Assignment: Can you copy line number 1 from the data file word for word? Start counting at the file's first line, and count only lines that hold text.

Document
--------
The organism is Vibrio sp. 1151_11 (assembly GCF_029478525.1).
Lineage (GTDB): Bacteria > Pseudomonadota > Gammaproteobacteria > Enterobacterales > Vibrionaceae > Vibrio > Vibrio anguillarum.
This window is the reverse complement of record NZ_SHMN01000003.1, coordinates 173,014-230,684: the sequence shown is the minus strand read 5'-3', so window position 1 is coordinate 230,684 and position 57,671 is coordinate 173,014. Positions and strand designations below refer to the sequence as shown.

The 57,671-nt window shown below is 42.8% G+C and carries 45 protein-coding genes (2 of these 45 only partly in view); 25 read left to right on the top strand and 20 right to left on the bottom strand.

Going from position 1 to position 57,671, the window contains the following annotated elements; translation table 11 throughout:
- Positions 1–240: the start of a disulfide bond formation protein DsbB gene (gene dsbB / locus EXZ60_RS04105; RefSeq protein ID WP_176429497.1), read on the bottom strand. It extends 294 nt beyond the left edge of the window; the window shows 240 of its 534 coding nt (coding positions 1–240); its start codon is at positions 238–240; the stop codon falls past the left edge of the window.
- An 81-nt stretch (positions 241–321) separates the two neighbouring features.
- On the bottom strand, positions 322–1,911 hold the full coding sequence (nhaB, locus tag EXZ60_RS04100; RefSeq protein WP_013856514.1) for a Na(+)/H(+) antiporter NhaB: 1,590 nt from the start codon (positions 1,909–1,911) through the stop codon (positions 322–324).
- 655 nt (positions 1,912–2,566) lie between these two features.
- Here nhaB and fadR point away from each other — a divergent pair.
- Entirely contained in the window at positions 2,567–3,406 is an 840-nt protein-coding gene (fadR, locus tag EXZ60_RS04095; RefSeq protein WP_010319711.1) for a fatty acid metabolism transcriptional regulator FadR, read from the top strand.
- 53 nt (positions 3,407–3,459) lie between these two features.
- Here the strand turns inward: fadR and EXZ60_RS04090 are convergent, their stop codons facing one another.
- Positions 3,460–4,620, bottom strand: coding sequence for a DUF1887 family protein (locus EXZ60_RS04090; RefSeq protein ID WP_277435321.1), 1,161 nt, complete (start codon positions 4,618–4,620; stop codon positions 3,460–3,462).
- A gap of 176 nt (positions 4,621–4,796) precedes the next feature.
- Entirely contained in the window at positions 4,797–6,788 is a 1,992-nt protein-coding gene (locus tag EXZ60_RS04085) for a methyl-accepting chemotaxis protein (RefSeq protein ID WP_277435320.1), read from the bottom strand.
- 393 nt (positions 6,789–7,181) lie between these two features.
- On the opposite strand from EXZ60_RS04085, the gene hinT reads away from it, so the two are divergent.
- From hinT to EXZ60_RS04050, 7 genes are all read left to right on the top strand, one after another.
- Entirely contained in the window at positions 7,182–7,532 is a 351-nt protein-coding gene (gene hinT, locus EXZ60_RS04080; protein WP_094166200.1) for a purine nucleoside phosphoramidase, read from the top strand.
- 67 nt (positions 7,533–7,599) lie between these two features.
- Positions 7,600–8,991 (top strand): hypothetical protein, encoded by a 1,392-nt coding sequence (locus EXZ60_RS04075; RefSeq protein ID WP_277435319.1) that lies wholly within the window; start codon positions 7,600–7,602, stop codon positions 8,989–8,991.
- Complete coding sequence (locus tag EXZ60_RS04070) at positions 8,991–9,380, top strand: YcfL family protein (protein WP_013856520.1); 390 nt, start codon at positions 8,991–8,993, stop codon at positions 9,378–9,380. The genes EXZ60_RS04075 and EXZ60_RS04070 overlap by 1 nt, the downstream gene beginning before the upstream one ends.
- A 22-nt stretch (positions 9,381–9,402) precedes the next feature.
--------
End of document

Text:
The organism is Vibrio sp. 1151_11 (assembly GCF_029478525.1).